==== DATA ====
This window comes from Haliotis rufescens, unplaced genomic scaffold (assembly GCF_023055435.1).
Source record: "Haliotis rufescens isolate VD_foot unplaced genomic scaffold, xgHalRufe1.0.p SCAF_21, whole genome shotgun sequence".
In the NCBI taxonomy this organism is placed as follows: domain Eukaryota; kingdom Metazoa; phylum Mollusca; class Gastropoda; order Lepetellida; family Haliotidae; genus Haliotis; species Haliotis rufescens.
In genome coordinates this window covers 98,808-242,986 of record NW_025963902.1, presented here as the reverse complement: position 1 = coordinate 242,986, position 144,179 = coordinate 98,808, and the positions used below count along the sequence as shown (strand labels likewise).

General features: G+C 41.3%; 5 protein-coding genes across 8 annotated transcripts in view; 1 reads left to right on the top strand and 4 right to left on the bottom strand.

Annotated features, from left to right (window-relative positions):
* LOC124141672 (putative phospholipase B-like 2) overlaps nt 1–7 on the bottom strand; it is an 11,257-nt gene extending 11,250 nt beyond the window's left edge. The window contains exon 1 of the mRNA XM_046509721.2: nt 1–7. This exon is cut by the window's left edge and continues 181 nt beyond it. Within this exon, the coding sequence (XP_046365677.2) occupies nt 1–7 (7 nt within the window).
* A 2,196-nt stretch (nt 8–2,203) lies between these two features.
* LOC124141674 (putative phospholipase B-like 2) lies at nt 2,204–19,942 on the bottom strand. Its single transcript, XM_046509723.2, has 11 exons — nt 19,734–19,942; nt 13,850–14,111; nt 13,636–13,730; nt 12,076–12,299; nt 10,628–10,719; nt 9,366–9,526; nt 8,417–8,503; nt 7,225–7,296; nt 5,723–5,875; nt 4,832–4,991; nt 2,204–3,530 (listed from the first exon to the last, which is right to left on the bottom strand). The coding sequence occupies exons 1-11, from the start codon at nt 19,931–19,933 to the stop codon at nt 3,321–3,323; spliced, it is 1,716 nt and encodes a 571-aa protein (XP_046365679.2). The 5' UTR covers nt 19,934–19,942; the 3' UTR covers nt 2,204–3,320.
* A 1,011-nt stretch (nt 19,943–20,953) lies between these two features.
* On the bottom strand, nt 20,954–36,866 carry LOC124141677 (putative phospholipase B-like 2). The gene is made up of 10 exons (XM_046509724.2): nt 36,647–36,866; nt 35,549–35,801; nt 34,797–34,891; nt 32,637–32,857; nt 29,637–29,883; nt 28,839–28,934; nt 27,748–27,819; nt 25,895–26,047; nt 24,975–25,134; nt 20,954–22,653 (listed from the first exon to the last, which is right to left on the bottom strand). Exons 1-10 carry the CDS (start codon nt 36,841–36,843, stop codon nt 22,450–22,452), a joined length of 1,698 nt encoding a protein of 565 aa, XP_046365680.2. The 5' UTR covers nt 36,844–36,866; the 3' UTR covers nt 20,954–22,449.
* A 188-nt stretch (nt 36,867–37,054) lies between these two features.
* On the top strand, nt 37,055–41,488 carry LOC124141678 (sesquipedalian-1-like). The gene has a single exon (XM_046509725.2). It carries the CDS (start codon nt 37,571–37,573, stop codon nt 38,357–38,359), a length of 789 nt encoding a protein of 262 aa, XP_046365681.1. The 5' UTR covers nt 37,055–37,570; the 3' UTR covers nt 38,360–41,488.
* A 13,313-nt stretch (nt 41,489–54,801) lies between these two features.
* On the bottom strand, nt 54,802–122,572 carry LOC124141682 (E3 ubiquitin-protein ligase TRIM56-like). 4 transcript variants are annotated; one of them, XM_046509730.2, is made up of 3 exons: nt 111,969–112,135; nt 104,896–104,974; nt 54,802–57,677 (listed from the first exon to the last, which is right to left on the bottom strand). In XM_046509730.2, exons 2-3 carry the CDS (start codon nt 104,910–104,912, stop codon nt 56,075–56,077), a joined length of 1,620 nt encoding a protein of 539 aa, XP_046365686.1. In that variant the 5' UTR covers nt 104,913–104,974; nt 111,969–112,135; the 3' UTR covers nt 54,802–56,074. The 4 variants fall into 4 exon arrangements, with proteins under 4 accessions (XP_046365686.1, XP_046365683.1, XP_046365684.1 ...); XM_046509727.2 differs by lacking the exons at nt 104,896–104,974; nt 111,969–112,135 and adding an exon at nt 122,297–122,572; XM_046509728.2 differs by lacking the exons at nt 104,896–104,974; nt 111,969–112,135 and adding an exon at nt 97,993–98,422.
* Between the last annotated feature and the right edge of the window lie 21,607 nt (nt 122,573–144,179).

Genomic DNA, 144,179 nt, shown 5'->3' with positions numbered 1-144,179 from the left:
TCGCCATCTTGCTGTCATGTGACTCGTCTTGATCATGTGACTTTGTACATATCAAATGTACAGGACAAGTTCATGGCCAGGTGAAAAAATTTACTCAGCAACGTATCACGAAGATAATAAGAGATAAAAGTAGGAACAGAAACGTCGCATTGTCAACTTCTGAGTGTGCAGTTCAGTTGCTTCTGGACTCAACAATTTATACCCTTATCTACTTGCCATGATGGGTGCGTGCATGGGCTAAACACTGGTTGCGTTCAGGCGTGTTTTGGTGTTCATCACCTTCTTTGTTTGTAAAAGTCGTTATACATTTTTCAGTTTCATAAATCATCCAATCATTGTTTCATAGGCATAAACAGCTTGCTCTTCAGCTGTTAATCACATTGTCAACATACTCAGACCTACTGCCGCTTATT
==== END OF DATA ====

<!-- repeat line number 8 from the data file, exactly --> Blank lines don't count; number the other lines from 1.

* A 2,196-nt stretch (nt 8–2,203) lies between these two features.